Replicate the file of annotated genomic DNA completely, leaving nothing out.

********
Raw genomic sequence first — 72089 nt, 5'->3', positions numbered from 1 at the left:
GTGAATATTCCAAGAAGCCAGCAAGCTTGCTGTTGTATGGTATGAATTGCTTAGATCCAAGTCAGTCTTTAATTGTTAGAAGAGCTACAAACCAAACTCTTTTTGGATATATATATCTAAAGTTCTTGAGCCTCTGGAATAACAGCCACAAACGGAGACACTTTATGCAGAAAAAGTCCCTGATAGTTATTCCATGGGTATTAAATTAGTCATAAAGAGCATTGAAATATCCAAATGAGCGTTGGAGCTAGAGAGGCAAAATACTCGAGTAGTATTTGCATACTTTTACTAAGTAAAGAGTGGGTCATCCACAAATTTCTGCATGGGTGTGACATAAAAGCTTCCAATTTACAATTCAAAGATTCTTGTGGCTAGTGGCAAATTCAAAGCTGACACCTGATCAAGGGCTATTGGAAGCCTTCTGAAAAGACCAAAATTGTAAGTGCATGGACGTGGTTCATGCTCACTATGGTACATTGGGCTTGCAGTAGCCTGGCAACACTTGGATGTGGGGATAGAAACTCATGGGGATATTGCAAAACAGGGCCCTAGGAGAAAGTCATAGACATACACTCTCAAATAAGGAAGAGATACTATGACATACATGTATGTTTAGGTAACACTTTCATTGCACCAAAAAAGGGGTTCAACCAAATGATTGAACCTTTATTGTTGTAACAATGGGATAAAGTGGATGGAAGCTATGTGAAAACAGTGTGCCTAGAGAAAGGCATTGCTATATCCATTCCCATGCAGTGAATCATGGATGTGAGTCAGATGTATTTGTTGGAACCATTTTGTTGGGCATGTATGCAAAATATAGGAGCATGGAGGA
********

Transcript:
Raw genomic sequence first — 72089 nt, 5'->3', positions numbered from 1 at the left:
GTGAATATTCCAAGAAGCCAGCAAGCTTGCTGTTGTATGGTATGAATTGCTTAGATCCAAGTCAGTCTTTAATTGTTAGAAGAGCTACAAACCAAACTCTTTTTGGATATATATATCTAAAGTTCTTGAGCCTCTGGAATAACAGCCACAAACGGAGACACTTTATGCAGAAAAAGTCCCTGATAGTTATTCCATGGGTATTAAATTAGTCATAAAGAGCATTGAAATATCCAAATGAGCGTTGGAGCTAGAGAGGCAAAATACTCGAGTAGTATTTGCATACTTTTACTAAGTAAAGAGTGGGTCATCCACAAATTTCTGCATGGGTGTGACATAAAAGCTTCCAATTTACAATTCAAAGATTCTTGTGGCTAGTGGCAAATTCAAAGCTGACACCTGATCAAGGGCTATTGGAAGCCTTCTGAAAAGACCAAAATTGTAAGTGCATGGACGTGGTTCATGCTCACTATGGTACATTGGGCTTGCAGTAGCCTGGCAACACTTGGATGTGGGGATAGAAACTCATGGGGATATTGCAAAACAGGGCCCTAGGAGAAAGTCATAGACATACACTCTCAAATAAGGAAGAGATACTATGACATACATGTATGTTTAGGTAACACTTTCATTGCACCAAAAAAGGGGTTCAACCAAATGATTGAACCTTTATTGTTGTAACAATGGGATAAAGTGGATGGAAGCTATGTGAAAACAGTGTGCCTAGAGAAAGGCATTGCTATATCCATTCCCATGCAGTGAATCATGGATGTGAGTCAGATGTATTTGTTGGAACCATTTTGTTGGGCATGTATGCAAAATATAGGAGCATGGAGGA